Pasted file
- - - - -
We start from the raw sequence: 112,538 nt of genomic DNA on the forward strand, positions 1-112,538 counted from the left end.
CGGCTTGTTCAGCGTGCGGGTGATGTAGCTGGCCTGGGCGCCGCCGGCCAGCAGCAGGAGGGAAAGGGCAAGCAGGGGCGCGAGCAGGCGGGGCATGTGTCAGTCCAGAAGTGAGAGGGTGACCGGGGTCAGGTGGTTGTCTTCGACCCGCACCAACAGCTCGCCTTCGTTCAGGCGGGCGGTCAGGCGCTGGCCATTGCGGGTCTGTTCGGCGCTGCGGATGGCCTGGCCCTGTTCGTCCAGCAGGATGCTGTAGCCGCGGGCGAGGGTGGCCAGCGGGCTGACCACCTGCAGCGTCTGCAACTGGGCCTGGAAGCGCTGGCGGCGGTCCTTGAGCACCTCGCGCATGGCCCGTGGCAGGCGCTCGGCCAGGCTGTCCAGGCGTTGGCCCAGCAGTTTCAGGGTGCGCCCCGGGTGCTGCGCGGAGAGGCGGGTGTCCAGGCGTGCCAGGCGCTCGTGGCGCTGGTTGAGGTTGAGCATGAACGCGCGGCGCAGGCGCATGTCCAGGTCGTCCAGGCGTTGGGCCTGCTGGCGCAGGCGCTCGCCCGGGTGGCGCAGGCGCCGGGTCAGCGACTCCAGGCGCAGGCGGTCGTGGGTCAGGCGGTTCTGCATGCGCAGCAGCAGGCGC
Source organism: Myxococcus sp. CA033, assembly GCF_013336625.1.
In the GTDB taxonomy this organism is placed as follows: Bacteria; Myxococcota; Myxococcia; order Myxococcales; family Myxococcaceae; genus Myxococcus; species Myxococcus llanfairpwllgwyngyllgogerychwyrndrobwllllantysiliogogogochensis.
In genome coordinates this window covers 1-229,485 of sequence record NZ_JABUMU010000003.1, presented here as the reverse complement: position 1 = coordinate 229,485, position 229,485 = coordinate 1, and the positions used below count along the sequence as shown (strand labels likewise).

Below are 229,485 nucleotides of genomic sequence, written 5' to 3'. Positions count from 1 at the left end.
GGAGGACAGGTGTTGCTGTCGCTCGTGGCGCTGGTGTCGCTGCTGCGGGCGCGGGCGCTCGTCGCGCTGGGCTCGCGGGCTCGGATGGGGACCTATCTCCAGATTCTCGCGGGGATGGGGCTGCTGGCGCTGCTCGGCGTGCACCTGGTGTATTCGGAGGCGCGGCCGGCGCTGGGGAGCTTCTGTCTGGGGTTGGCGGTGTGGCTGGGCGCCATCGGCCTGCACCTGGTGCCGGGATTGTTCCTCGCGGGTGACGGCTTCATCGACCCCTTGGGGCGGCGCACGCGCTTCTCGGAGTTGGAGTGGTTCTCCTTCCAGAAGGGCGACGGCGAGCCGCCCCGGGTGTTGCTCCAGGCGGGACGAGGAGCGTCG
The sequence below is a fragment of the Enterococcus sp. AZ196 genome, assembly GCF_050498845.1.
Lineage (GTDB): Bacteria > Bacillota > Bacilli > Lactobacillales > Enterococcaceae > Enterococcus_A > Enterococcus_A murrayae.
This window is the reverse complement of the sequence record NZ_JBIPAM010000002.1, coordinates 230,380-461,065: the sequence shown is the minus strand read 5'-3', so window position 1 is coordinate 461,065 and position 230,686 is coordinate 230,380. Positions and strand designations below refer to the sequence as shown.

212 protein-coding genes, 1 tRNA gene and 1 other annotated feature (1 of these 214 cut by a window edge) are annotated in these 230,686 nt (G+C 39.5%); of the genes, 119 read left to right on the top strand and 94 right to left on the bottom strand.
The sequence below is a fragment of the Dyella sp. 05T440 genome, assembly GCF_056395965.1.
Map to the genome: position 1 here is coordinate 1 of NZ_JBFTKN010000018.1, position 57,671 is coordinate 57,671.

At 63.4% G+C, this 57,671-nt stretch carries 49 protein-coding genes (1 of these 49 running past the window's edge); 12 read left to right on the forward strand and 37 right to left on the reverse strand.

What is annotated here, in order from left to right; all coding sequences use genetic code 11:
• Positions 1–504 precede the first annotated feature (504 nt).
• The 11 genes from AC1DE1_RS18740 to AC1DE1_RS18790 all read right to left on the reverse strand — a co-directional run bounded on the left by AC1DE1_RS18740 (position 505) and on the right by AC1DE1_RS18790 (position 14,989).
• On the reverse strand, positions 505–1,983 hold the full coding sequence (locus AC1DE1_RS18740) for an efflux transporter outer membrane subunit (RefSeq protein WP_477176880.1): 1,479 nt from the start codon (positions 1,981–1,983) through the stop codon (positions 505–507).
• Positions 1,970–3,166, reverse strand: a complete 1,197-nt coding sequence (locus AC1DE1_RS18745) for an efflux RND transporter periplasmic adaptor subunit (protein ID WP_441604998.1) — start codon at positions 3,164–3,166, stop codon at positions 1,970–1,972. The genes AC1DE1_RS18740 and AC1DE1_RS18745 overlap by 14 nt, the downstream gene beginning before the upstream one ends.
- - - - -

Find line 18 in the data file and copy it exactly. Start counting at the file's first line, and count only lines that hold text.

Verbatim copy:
• On the reverse strand, positions 505–1,983 hold the full coding sequence (locus AC1DE1_RS18740) for an efflux transporter outer membrane subunit (RefSeq protein WP_477176880.1): 1,479 nt from the start codon (positions 1,981–1,983) through the stop codon (positions 505–507).